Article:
Culture Curmudgeon

Film review: ‘Won’t You Be My Neighbor?’

“Won’t You Be My Neighbor?” harkens back to a kinder America where everyone was willing to welcome the tired, the poor, and the huddled masses regardless of where they’re from. The Culture Curmudgeon looks back fondly on Fred Rogers’ legacy.

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Love neverlasting: A review of “The Remains”

“The Remains” isn’t about the redemptive power of love either. If anything, Ken Urban’s play kicks Cupid in the privates, rips the audience’s collective heart out of their chests and stomps on it. It’s not a play that reaffirms marriages. Instead, it calls into question why we even get into relationships at all.

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Review: A disappointing “Winter’s Tale”

There’s a reason why “The Winter’s Tale” is one of William Shakespeare’s lesser known plays. Here’s the Culture Curmudgeon’s review of Aaron Posner’s visually appealing, but ultimately disappointing production.

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“The Price” of surviving our families

We can’t choose our families but we can choose how to recover from them. Or not. Here’s Ahmad Coo’s review of Arena Stage’s production of Arthur Miller’s “The Price”, a fascinating study of the American family dynamic.

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Timon of Athens: A review

We are mercurial, unpredictable creatures prone to inconsistencies and hysteria. Sometimes we appear to have everything together but underneath our stolid exterior lies an amorphous blob of anxiety- a mixture of insecurities, ignorance and fear.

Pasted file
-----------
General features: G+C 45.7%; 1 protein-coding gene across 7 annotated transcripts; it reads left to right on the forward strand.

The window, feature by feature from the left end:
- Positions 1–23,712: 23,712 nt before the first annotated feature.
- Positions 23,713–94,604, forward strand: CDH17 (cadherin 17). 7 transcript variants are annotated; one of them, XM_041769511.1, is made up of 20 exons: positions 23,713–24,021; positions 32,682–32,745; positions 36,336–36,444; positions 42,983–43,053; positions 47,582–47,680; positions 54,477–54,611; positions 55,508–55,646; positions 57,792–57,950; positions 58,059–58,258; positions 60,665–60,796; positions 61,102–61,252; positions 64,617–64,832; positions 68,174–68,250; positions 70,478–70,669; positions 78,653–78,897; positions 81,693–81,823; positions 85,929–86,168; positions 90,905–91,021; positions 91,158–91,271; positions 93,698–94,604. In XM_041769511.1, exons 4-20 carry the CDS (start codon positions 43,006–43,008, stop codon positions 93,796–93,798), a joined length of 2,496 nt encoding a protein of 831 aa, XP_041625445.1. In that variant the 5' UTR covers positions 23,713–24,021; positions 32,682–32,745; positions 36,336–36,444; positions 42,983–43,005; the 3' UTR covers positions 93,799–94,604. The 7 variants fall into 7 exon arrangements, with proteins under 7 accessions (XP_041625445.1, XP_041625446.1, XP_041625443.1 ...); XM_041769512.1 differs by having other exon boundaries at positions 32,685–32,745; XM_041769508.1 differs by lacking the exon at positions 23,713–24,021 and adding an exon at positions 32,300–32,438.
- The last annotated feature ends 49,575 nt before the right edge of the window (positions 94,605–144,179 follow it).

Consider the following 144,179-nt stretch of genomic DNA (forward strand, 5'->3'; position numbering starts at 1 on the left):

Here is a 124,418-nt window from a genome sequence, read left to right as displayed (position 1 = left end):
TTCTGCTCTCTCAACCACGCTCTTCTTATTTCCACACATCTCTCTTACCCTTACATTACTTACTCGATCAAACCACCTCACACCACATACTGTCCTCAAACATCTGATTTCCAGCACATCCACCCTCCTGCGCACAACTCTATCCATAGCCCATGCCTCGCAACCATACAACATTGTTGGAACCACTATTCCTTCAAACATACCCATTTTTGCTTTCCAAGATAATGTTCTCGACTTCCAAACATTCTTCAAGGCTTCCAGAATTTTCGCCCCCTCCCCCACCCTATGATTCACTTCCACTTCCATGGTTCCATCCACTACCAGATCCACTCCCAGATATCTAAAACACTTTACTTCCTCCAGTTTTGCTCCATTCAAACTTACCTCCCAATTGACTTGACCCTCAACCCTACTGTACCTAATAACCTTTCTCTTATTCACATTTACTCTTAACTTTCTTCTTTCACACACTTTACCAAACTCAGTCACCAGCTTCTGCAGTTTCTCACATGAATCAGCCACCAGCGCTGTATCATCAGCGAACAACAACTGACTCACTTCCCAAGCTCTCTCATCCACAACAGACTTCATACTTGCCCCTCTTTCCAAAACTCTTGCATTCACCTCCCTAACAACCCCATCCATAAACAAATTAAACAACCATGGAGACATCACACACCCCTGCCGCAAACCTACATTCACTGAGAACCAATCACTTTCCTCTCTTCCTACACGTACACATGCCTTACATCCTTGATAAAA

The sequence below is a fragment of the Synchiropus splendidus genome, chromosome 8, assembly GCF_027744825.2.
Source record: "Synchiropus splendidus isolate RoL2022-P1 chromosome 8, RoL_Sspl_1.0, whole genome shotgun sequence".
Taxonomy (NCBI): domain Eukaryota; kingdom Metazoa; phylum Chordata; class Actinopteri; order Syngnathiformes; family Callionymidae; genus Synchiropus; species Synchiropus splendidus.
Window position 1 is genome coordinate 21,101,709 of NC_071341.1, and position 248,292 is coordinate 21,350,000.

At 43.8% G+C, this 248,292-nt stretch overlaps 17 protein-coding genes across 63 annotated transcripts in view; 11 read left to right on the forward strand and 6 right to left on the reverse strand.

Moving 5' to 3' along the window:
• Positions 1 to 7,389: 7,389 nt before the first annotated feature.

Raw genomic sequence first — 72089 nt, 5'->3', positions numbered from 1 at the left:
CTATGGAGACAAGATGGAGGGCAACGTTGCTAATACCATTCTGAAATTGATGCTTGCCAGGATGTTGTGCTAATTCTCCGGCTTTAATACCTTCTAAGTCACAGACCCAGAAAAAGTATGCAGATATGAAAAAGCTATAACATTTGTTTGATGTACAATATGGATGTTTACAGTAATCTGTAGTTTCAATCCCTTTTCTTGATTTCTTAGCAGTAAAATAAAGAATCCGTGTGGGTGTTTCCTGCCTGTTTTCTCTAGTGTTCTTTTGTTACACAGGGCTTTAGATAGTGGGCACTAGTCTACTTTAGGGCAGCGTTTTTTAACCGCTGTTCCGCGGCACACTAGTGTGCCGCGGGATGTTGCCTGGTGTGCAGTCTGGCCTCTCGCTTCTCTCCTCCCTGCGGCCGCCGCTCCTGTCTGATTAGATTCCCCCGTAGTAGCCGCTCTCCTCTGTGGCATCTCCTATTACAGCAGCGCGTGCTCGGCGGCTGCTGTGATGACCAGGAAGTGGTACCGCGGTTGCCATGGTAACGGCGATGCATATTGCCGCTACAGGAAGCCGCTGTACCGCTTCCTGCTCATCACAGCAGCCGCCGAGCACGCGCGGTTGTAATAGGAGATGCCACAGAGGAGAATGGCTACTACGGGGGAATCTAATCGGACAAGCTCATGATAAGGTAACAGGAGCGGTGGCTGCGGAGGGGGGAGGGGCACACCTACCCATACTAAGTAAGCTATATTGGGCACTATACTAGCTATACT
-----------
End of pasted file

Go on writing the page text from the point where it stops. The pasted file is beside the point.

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Dumb ‘Smart People’: a review

Arena Stage’s ‘Smart People’ isn’t so smart and not that funny either. Unless you’re a fan of stupid television sitcoms, take a rain check and wait for the next season. Here’s the Culture Curmudgeons review.

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‘Intelligence’ in a post-fact world

Depending on your politics, the Trump presidency is either a disaster, godsend, maybe even both. While some blame Obama for leading to his rise, others think differently.
In the play Intelligence, the blame mostly lies on number 43. Our Culture Curmudgeon decides who’s right.

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I am Not Your Negro: A review

Racism is alive and well and social tensions have never been higher, especially in Trump’s America. But as Raoul Peck’s new film ‘I Am Not Your Negro’ about the late James Baldwin tells us, those racial divisions have never really gone away.

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Paterson and the Magic of the Everyday

Jim Jarmusch’s latest film ‘Paterson’ is a tribute to the people who brave everyday drudgeries and humiliations. It also highlights the magic of gratitude and the million little things in life we take for granted.

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Moonlight

Love Under ‘Moonlight’

The film ‘Moonlight’ is about a journey from an unforgiving childhood to a conflicted adult life. It’s also a romantic film that succeeds in expressing love’s first blush on screen.

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Kathleen Turner

Magical Thinking in the Age of Trump

I read Joan Didion’s The Year of Magical Thinking quite a while ago but I’ve never really felt the full brunt of the first few lines of her masterpiece until Donald Trump was declared President elect of my adopted home.

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